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Evidence of four witnesses should be disregarded, Disclosures Tribunal told

The comment was made by a barrister for An Garda Síochána.

Maurice McCabe arriving at the Disclosures Tribunal
Maurice McCabe arriving at the Disclosures Tribunal
Image: Leah Farrell

THE CHARLETON TRIBUNAL should disregard the evidence of four witnesses, including two TDs, in favour of the testimony of former commissioner Martin Callinan, a barrister for An Garda Síochána has said.

Mr Justice Peter Charleton made his closing remarks at the tribunal today.

Shane Murphy SC said that the evidence of the four men – journalist Philip Boucher-Hayes, TDs, John McGuinness and John Deasy and comptroller and auditor general Seamus McCarthy – could not be regarded as corroborating each other, as they were each alleging different things were said during conversations with Callinan about whistleblower Sergeant Maurice McCabe.

The tribunal, which is examining allegations from former garda press officer Superintendent David Taylor that he was directed to brief negatively against Sergeant McCabe, is hearing closing submissions before the chairman, Mr Justice Peter Charleton retires to write his report.


Murphy said that a common element was that none of the witnesses had come forward at the time to report what they alleged Callinan had said to them.

Murphy said the evidence of Public Accounts Committee (PAC) chairman John McGuinness TD was inconsistent, as he told RTÉ interviewer Richard Crowley in 2016 that he had not made any notes following a January 2014 meeting in a Dublin hotel car park with Callinan.

However in March 2017, McGuinness produced notes of the meeting to the tribunal.

Murphy said that McGuinness also claimed on RTÉ that he had not spoken with Fianna Fáil party leader Micheál Martin about the meeting. Martin told the tribunal last December that he was informed of the meeting.

The meeting had been characterised as somehow secret or clandestine, Murphy said, but this was not the case. The location, in a Dublin hotel car park, was chosen as McGuinness was eager to get home to his Kilkenny constituency, and it was easier for Callinan to travel to a meeting at Newlands Cross on the way out of city than in the city centre.

Murphy said it was also Mr Callinan’s position that comptroller and auditor general Seamus McCarthy was incorrect in his recollection of a conversation before a PAC meeting in January 2014, and that Fine Gael TD John Deasy had “misconstrued what was said”.

Callinan’s case was that he was asked about allegations regarding Sergeant McCabe by  McCarthy, and had told him that the allegations were investigated and the DPP directed no prosecution.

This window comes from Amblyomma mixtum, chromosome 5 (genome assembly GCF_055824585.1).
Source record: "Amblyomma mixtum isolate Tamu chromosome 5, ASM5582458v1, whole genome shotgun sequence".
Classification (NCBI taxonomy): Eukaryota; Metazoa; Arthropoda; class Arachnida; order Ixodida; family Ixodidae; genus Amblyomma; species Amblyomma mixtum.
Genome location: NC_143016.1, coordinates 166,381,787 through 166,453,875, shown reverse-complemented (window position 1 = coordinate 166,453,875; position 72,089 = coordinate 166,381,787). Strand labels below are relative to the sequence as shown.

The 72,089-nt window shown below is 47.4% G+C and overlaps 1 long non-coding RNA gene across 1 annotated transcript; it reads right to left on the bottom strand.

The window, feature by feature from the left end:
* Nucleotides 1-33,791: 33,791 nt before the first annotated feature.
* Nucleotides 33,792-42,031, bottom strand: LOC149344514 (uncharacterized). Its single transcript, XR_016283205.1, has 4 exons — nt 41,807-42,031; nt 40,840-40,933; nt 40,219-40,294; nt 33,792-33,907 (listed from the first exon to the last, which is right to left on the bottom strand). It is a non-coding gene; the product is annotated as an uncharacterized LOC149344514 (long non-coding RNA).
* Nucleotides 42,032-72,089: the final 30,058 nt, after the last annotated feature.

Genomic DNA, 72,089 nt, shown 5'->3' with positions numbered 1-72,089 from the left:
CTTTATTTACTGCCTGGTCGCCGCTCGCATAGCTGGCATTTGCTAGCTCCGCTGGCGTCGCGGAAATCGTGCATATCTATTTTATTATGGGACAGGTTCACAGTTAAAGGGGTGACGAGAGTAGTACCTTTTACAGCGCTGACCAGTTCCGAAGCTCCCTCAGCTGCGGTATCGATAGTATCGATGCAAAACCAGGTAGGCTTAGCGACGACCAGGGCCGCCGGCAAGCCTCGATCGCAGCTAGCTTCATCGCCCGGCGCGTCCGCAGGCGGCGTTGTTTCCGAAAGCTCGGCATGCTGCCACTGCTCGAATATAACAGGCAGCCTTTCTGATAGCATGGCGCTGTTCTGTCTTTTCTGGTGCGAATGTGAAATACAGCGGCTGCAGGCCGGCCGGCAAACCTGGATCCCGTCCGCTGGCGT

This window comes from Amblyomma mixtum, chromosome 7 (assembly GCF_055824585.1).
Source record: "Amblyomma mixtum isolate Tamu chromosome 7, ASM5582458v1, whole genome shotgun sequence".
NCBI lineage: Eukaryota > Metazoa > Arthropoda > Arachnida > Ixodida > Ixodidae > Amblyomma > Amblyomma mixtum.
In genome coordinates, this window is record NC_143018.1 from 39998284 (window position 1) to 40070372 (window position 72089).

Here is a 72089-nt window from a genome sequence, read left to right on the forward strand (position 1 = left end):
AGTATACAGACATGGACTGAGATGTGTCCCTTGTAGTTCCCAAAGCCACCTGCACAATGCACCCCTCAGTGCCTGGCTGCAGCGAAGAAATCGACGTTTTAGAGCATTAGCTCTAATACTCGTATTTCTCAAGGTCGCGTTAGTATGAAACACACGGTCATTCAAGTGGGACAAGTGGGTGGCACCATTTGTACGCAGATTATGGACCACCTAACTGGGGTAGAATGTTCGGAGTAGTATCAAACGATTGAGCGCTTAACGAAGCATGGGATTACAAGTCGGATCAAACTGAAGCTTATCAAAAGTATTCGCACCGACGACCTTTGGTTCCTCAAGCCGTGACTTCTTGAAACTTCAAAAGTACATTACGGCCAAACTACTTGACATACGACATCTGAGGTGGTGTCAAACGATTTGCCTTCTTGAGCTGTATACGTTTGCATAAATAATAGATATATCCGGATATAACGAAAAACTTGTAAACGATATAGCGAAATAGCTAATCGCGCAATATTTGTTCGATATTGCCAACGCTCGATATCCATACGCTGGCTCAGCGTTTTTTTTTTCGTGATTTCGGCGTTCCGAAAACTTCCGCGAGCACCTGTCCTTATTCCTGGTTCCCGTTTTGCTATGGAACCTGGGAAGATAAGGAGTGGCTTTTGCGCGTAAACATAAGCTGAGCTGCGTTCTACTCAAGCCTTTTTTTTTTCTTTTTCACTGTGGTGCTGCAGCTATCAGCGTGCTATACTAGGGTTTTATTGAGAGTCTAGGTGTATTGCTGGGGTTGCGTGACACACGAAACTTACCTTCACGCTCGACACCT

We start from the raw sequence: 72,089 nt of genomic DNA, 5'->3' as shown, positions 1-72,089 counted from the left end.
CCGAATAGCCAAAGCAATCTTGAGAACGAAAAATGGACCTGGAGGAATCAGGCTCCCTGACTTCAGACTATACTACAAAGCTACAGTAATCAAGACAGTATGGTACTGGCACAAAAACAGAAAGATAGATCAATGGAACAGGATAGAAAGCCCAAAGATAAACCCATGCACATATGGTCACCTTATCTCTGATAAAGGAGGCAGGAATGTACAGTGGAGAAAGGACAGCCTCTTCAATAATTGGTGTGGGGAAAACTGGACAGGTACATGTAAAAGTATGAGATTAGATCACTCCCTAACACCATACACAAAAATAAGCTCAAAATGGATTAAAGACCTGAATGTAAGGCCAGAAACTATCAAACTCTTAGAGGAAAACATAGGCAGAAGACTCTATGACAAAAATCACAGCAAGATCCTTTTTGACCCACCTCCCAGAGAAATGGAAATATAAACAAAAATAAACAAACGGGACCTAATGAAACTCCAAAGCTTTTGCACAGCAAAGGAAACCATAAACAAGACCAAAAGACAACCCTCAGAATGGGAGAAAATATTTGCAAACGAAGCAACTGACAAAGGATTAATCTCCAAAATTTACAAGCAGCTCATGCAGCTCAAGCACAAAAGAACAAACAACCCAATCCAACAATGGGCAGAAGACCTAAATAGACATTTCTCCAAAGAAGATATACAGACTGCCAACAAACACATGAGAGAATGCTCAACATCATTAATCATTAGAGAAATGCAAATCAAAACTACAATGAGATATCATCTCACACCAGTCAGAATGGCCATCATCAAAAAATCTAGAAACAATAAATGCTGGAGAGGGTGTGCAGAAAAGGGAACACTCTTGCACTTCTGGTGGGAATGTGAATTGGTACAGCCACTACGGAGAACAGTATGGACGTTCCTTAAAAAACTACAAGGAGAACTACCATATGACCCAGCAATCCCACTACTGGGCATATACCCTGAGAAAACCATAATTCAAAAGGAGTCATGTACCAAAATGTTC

Callinan also said he had told Deasy that not all of the allegations made by Sergeant McCabe had been proven, not that McCabe could not be trusted.

Philip Boucher-Hayes

Murphy said that RTÉ journalist Philip Boucher-Hayes’ account of a conversation with the then commissioner in December 2013 contained a number of inconsistencies, and it was unlikely that the journalist would have prevented a broadcast going ahead because of a disagreement over what questions Callinan should answer on air.

The chairman should also consider the impact of public commentary on memory, Murphy said, as by the time the witnesses came forward in 2017 there had been “a vast tsunami of public discourse” about McCabe.

Murphy also said that former garda press officer Superintendent David Taylor was not a witness who was in any way credible or whose evidence could be relied upon.

There was also no evidence of any communication between former commissioner Nóirín O’Sullivan and journalist Debbie McCann in relation to McCabe, Mr Murphy said.

Murphy also said there was no evidence produced to show O’Sullivan had in any way influenced broadcasts by RTÉ journalist Paul Reynolds about a leaked copy of the report of the O’Higgins Commission of Investigation.

Maurice McCabe is ‘entitled to be vindicated’

Sergeant Maurice McCabe was entitled to be vindicated as truthful by the Charleton tribunal, his barrister has said in closing submissions.

“He doesn’t come here as a plaster saint and he doesn’t say that he got everything right,” Michael McDowell SC told the tribunal.

But he is entitled to be vindicated as a man who has been truthful, not only at the O’Higgins Commission but also in this tribunal, and that he is well motivated.